Worker’s Compensation for Occupational Diseases
When you do a job, you do so primarily for one reason – so that you can earn a wage. How much you will earn and how many hours a week you can expect to work will normally be set out by your employer at the start of your employment. While it is reasonable for your employer to ask about your availability to work beyond your usual hours, you must be compensated for them. Unfortunately, wage and hour violations are some of the most common offenses made by employers. The good news is that there are wage and hour laws which govern the wages rates that an employer can pay its employees and the hours for which an employer must compensate its employees.
What is the law surrounding wages and hours in Florida?
The current minimum wage in Florida is $8.46 per hour. This is $1.21 per hour more than the federal minimum wage of $7.25 per hour. The federal Fair Labor Standards Act (FLSA) requires that employers pay at least the federal minimum wage per hour, plus 1.5 times your hourly rate overtime pay if you work more than 40 hours per week. However, your employer is also bound to comply with state wage and hour laws, and in the event that they conflict as is the case with Florida, the employer must apply the law that provides the greatest benefit to the employees. In this case, that is that your employer must pay you the minimum rate of $8.46 per hour for the first 40 hours worked, and time-and-a-half, which equates to $12.69 per hour, for any overtime hours worked. However, since Florida doesn’t have a separate state agency enforcing regulations of wages and hours, you can only report violations of federal law.
What can I do if my employer is violating wage and hour laws?
Sadly, it is not uncommon for employers to try and avoid paying the state minimum wage, or to offer a lower rate of pay to worker’s completing more than 40 hours per week.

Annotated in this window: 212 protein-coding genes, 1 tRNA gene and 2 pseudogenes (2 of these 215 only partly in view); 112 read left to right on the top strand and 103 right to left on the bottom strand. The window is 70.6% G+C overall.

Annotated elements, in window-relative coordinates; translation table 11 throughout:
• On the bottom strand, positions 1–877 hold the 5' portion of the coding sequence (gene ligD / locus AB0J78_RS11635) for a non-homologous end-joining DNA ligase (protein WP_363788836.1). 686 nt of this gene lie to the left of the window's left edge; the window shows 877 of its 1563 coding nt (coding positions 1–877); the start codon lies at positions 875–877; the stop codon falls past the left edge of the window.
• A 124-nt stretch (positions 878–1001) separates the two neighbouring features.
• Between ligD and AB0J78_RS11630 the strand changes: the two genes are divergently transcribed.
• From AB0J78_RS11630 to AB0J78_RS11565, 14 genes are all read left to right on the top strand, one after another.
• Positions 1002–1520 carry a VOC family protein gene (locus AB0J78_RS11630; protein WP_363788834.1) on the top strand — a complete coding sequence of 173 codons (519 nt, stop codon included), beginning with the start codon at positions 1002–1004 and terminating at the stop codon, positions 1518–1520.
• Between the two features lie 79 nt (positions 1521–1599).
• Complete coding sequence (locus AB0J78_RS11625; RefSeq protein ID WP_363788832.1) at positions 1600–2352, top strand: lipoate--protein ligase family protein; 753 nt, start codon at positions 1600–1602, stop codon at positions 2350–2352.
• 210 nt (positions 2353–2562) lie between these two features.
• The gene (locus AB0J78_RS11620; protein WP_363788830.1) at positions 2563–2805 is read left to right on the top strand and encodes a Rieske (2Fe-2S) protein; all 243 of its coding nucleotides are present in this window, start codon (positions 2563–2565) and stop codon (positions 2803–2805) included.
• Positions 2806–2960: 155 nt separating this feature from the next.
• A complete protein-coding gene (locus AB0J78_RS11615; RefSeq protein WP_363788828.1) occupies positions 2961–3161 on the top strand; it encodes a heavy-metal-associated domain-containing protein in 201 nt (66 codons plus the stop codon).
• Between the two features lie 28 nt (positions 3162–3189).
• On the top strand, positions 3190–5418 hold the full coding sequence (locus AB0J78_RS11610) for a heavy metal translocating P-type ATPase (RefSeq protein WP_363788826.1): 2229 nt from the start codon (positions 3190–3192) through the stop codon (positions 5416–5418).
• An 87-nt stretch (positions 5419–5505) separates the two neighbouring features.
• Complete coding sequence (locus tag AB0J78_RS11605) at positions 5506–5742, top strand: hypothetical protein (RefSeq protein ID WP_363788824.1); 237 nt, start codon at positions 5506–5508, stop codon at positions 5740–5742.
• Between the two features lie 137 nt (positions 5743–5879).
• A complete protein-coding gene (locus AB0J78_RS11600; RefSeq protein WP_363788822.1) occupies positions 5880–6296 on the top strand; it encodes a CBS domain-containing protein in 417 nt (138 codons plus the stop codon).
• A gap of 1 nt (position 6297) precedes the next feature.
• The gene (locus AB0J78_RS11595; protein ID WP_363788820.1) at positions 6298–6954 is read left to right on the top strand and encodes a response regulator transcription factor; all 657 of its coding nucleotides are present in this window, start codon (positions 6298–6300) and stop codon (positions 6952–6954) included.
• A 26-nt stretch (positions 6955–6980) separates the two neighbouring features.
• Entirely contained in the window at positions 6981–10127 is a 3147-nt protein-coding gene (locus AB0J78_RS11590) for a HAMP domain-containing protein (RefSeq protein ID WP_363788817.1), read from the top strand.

The good news is that employees who are denied minimum wage and overtime pay can recover the wages that they are owed by reporting wage and hour violations. Although you can do this yourself at an office of the Wage and Hour Division (WHD) of the Department of Labor, many employees leave the stress of building a case for unpaid or back wages to a competent and experienced employment attorney.
To do this you must:
Notify your employer in writing. This should state what wages you believe you were entitled to with the corresponding dates, along with the total amount you are claiming. You should also make clear that you intend on bringing a civil suit against your employer to obtain the wages you are owed.
Allow time for your employer to respond. After your employer receives notice of intended action against them, they have 15 calendar days to resolve the dispute or make full payment of what is owed to you. This is normally when your employer will try and negotiate with you, or if you have hired an attorney, through your legal representation.
Going to court
If your employer does not resolve the claim to your satisfaction, you can continue to bring legal action against your employer by taking them to court. To be successful, you will need to present compelling evidence establishing that you were employed by the company in question and entitled to the wages that you are claiming. This is where hiring an experienced attorney can be invaluable as they will know exactly what is needed to bring a strong, winning case to the court and will both build your case and represent you.
If you win, not only will you receive the unpaid wages you are owed, but the judge could also order your employer to pay you liquidated damages, as well as cover the cost of your attorney and associated legal fees.
If your employer is in violation of wage and hour laws and you would like the advice and support of an experienced and knowledgeable employment attorney, our team would be delighted to help. Contact our offices in Gables, FL today to schedule your no-obligation consultation to discuss your case.